There is a lot of energy and excitement associated with starting a new business and bringing a new or even revolutionary product or service to market. You might be extremely proud of your business idea and may want to share it with as many consumers as possible. Starting a new business is an adventure, but there are also challenges that must be overcome as your company goes through its lifecycle from an early stage company to the growth and expansion stage and on to being a mature and successful company. For instance, one of the biggest struggles that early-stage companies face is finding sources of funding to get their business off the ground.
What Funding Options Are Available to Early Stage Companies?
There are a number of different funding options available to early-stage companies. Sometimes it’s just a matter of knowing where to look. Some of the most common funding sources available to early-stage companies include:
- Personal savings. Many early-stage companies rely on the personal savings of the founding members to get the business started. Often referred to as “bootstrapping”, this type of funding depends on how much capital the founding members are able to contribute to the company at its earliest stages of development. Usually, bootstrap financing takes the form of capital contribution from a founder to the company, which will represent the consideration the founder pays for its ownership stake in the company. Founders may also make loans to the company, which the company will later have to pay back. In such cases it is always a good idea to use a formal loan agreement to record the terms of any such loan.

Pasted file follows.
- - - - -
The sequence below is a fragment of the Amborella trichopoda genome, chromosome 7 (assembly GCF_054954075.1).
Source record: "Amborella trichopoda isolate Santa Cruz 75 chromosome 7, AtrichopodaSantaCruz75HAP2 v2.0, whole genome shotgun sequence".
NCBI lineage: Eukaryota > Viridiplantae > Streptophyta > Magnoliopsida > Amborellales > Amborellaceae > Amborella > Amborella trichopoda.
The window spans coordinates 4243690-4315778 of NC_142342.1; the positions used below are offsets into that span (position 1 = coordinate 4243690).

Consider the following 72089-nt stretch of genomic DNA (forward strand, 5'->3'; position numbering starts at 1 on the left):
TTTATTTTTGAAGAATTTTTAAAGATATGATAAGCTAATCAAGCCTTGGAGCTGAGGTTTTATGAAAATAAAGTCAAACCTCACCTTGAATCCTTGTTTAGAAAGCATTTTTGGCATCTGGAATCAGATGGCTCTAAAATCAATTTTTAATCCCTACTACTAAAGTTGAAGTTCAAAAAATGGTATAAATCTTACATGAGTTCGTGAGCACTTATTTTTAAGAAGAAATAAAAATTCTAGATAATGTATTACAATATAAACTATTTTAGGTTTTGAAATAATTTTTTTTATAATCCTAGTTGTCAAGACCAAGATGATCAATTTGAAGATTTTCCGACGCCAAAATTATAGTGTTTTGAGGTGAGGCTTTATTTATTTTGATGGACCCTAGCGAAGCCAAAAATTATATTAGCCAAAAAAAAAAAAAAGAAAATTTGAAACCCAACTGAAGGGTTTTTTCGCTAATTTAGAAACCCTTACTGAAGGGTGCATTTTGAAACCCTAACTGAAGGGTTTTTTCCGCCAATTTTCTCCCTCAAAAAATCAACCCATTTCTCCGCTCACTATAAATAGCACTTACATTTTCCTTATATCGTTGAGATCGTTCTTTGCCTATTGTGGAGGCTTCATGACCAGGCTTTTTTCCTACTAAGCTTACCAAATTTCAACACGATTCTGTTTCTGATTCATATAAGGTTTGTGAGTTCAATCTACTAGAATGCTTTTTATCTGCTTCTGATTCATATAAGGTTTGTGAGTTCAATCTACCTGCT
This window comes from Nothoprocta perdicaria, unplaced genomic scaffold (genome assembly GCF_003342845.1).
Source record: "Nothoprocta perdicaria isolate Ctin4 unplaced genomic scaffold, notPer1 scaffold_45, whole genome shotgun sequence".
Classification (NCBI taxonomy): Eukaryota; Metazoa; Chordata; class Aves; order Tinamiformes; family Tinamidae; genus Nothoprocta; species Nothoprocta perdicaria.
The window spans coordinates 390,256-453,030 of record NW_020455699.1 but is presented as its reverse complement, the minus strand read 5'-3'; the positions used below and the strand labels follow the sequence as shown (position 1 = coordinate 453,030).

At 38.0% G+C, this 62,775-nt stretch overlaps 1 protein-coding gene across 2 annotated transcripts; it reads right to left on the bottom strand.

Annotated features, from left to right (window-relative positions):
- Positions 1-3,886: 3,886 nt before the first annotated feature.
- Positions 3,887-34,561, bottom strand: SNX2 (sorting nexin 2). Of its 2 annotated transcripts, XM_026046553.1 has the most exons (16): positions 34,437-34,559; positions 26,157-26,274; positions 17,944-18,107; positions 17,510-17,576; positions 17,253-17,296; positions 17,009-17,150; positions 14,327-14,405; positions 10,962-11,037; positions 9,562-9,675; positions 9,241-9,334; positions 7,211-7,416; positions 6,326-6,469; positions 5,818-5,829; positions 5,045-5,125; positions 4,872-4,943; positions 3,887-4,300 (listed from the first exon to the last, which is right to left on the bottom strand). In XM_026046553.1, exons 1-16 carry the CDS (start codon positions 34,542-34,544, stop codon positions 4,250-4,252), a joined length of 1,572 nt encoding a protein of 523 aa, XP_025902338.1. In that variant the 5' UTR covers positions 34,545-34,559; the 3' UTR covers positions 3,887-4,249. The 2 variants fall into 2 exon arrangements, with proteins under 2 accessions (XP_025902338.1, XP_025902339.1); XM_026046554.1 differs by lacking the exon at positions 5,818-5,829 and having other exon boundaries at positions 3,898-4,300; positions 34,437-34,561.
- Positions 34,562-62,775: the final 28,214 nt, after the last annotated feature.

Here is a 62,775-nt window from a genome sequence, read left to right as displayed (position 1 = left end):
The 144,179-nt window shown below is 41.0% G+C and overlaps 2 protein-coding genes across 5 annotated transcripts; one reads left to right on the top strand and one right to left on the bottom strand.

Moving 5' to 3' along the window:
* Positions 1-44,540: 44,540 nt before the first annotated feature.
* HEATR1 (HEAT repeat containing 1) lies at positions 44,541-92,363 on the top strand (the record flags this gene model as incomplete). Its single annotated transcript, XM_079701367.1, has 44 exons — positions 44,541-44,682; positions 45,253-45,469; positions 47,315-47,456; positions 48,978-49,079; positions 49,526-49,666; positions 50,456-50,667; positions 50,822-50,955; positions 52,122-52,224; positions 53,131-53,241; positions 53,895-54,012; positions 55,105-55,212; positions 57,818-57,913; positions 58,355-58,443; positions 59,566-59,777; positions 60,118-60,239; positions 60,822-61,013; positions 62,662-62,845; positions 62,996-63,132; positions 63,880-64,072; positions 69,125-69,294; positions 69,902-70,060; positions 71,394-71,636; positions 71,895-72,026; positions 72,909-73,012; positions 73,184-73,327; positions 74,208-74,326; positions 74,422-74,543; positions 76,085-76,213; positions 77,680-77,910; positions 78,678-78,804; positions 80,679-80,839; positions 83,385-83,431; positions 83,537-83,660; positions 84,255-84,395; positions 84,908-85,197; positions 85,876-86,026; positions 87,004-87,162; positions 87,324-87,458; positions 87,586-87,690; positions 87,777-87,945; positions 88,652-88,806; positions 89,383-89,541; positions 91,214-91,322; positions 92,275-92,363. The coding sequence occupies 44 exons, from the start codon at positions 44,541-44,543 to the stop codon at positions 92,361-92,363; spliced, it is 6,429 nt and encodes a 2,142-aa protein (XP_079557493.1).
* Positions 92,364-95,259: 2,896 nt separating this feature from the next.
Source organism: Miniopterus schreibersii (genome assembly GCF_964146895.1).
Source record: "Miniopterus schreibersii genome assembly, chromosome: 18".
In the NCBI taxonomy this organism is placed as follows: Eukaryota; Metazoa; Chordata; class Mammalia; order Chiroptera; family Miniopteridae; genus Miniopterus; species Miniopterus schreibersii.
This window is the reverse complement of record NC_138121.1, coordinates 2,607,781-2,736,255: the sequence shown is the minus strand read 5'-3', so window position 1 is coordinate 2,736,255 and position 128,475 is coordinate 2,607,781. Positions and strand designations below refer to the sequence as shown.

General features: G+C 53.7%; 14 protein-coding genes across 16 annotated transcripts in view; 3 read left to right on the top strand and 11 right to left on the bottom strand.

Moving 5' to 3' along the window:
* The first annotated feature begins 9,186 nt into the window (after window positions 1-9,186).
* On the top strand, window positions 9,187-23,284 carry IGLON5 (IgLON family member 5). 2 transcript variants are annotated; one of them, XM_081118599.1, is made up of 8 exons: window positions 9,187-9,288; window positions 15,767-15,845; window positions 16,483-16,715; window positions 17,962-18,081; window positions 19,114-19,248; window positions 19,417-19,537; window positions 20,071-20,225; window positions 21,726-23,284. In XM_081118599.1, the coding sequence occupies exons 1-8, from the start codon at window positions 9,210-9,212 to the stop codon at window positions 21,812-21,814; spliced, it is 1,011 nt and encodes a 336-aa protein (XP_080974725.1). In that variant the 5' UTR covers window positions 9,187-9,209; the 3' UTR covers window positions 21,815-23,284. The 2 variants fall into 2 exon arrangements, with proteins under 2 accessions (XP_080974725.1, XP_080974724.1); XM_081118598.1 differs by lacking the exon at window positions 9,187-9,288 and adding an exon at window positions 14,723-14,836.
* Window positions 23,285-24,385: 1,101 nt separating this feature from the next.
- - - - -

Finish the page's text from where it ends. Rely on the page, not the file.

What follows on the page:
- Banks. Banks and other typical funding sources for large businesses are typically not an option for an emerging company. Generally, a bank will want to see a certain number of years of existence for the company, and most (if not all) banks will require the founder to personally guarantee any loans made to his/her business. This can be a scary proposition for any founder. We have, on several occasions, negotiated with banks on behalf of an entrepreneur who defaulted on a loan granted to a previous business. (Banks don’t give up easily.) However, if a business can get a loan from a bank, it is worth considering. The company would not have to give up any equity, and a bank just wants to be paid back with interest, and is not concerned with sharing in any upside or participating in the management of the company.
- Funding from friends and family members. Funding from friends and family members is another common source of funding for early-stage companies. Usually, the friend or family member provides a loan to the company, which is paid back by the company at a later date. Again, it is always a good idea to use a formal loan agreement when friends and family members provide a loan to the early stage company. An experienced business lawyer can help you prepare a loan agreement.